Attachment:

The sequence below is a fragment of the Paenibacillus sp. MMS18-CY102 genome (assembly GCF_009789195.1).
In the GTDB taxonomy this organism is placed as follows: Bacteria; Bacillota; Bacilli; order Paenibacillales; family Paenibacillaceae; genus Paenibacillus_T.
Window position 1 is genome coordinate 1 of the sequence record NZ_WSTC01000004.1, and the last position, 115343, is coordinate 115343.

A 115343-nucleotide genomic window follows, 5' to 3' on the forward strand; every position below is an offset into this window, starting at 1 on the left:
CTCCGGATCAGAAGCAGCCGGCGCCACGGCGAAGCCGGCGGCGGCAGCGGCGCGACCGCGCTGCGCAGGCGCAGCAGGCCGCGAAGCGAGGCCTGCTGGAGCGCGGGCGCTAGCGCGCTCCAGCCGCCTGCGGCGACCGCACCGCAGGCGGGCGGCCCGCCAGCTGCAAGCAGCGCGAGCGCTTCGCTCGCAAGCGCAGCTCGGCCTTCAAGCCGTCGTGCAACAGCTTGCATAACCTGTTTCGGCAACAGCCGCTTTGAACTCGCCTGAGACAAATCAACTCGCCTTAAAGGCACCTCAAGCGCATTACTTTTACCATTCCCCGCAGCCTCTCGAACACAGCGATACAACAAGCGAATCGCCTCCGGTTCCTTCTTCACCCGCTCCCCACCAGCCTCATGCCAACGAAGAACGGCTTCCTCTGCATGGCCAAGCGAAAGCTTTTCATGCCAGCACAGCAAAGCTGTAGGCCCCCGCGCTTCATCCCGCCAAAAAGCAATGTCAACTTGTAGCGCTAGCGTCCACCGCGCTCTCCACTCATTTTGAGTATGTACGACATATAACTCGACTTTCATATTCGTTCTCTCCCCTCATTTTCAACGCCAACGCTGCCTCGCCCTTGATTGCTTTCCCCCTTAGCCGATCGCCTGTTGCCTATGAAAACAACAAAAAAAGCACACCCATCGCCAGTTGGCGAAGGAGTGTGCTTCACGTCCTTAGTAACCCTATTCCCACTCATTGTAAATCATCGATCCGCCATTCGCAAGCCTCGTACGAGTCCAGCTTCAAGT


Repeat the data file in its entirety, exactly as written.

The sequence below is a fragment of the Paenibacillus sp. MMS18-CY102 genome (assembly GCF_009789195.1).
In the GTDB taxonomy this organism is placed as follows: Bacteria; Bacillota; Bacilli; order Paenibacillales; family Paenibacillaceae; genus Paenibacillus_T.
Window position 1 is genome coordinate 1 of the sequence record NZ_WSTC01000004.1, and the last position, 115343, is coordinate 115343.

A 115343-nucleotide genomic window follows, 5' to 3' on the forward strand; every position below is an offset into this window, starting at 1 on the left:
CTCCGGATCAGAAGCAGCCGGCGCCACGGCGAAGCCGGCGGCGGCAGCGGCGCGACCGCGCTGCGCAGGCGCAGCAGGCCGCGAAGCGAGGCCTGCTGGAGCGCGGGCGCTAGCGCGCTCCAGCCGCCTGCGGCGACCGCACCGCAGGCGGGCGGCCCGCCAGCTGCAAGCAGCGCGAGCGCTTCGCTCGCAAGCGCAGCTCGGCCTTCAAGCCGTCGTGCAACAGCTTGCATAACCTGTTTCGGCAACAGCCGCTTTGAACTCGCCTGAGACAAATCAACTCGCCTTAAAGGCACCTCAAGCGCATTACTTTTACCATTCCCCGCAGCCTCTCGAACACAGCGATACAACAAGCGAATCGCCTCCGGTTCCTTCTTCACCCGCTCCCCACCAGCCTCATGCCAACGAAGAACGGCTTCCTCTGCATGGCCAAGCGAAAGCTTTTCATGCCAGCACAGCAAAGCTGTAGGCCCCCGCGCTTCATCCCGCCAAAAAGCAATGTCAACTTGTAGCGCTAGCGTCCACCGCGCTCTCCACTCATTTTGAGTATGTACGACATATAACTCGACTTTCATATTCGTTCTCTCCCCTCATTTTCAACGCCAACGCTGCCTCGCCCTTGATTGCTTTCCCCCTTAGCCGATCGCCTGTTGCCTATGAAAACAACAAAAAAAGCACACCCATCGCCAGTTGGCGAAGGAGTGTGCTTCACGTCCTTAGTAACCCTATTCCCACTCATTGTAAATCATCGATCCGCCATTCGCAAGCCTCGTACGAGTCCAGCTTCAAGT